A FRIEND SHARED THIS STORY WITH ME TODAY. FOR THOSE OF US WHO LOVE DOGS...IT IS EXTREMELY-EMOTIONAL--ESPECIALLY TODAY--AS WE REMEMBER THOSE WHO GAVE THEIR LIVES FOR THIS COUNTRY.
I HOPE THIS STORY TOUCHES YOUR HEART---LIKE IT DID MINE:
"They told me the big black Lab's name was Reggie, as I
looked at him lying in his pen. The shelter was clean, no-kill, and the people were really friendly. I'd only been in the area for six months, but everywhere I went in the small college town, people were welcoming and open. Everyone waved when I passed them
on the street.
But something was still missing as I attempted to settle-in to my new life here, and I thought a dog couldn't hurt. I'd have someone to talk to. And-- I had just seen Reggie's
advertisement on the local news. The shelter said they had received numerous calls about Reggie but they said the people who had come to see him just didn't look like "Lab People," whatever that meant. They must've thought I did.
But at first, I thought the shelter had misjudged me by giving me Reggie and his things, which consisted of a dog pad, bag of toys almost all of which were brand-new tennis balls, his dishes and a sealed letter from his previous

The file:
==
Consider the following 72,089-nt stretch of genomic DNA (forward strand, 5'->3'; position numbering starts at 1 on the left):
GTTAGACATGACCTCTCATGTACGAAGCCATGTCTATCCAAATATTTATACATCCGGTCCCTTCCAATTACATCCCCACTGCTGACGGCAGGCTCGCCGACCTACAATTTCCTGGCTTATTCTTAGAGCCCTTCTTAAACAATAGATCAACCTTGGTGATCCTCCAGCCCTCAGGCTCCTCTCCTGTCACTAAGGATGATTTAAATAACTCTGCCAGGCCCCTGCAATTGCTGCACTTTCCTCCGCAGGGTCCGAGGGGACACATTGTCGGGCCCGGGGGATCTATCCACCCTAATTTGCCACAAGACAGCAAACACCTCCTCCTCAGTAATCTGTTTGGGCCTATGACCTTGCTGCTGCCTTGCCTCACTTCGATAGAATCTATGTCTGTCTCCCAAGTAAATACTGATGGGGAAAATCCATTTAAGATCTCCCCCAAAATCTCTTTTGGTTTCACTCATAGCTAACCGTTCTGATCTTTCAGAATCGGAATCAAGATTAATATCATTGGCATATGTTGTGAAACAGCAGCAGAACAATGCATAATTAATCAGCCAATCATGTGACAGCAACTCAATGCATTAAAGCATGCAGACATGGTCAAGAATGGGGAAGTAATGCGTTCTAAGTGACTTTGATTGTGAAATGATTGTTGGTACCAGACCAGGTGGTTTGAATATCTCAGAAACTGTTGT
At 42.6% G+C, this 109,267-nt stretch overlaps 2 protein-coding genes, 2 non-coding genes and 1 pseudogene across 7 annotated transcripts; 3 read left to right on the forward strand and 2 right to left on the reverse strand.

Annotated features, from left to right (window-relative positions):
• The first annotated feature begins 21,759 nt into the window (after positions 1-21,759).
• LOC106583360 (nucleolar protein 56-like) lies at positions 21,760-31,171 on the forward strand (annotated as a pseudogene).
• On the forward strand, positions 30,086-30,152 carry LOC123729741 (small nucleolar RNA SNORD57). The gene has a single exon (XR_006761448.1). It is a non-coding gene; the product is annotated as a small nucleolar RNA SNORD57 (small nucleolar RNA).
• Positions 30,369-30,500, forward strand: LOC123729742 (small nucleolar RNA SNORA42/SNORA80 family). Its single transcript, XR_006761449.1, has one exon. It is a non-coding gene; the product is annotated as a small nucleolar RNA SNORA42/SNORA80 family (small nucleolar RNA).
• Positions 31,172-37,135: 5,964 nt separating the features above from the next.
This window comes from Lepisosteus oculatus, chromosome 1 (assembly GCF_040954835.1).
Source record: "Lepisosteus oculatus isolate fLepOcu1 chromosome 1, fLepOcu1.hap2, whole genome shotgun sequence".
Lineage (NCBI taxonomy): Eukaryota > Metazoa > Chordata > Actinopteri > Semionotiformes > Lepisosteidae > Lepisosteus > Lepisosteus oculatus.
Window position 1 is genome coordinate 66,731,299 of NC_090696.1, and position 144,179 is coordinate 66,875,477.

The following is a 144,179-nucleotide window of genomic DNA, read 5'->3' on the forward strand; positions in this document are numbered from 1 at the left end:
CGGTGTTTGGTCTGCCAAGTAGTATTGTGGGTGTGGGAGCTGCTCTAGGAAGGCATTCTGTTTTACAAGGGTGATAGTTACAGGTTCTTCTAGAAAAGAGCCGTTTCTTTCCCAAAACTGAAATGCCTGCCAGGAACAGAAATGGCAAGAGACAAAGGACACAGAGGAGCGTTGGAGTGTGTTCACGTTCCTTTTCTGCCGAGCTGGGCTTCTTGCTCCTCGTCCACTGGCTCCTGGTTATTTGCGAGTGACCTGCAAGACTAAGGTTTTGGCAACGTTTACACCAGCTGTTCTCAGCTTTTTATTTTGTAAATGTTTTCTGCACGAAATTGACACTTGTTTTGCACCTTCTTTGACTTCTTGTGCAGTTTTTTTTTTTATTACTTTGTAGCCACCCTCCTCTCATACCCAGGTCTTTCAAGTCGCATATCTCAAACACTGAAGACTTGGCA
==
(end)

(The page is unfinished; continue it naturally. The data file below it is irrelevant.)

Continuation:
Reggie and I didn't really hit it off when we got home. We struggled for two weeks (which is how long the shelter told me to give him to adjust to his new home). Maybe it was
the fact that I was trying to adjust, too. Maybe we were too-much alike. Then, I saw the sealed envelope. I had completely forgotten it. "Okay, Reggie," I said out loud. "lets see if your previous owner has any advice."
____________ _________ _________ _________
TO THE PERSON who Gets My Dog:
I can't say I'm happy you're reading this--- a letter I told the shelter could only be opened by Reggie's new owner. I'm not even happy writing it. But, let me tell you about my Lab in hopes it will help you bond with him and-- he with you.
First, he loves Tennis Balls. The more the merrier. Sometimes I think he's part squirrel, the way he hoards them. He usually has two in his mouth, and he tries to get a third in there. So far,
he hasn’t managed that yet. Doesn't matter where you throw them, he'll chase after them, so be careful; don't do it by any roads.
Next--Commands. Reggie knows the obvious ones ---"sit,"
"stay," "come," "heel." He knows hand signals, too: He knows "ball" and "food" and "bone" and "treat" like nobody's business. His Feeding Schedule: He eats twice a day--just regular store-bought stuff and the shelter knows the brand.
He's up on his shots…But be forewarned: Reggie hates the vet. Good luck getting him in the car. I don't know how he knows when it's time to go to the vet, but he knows. Finally, give him some
time. It's only been Reggie and me for his whole life. He's gone everywhere with me, so please include him on your daily car rides if you can. He sits well in the backseat, and he doesn't bark or complain. He just loves to be around people----and me... most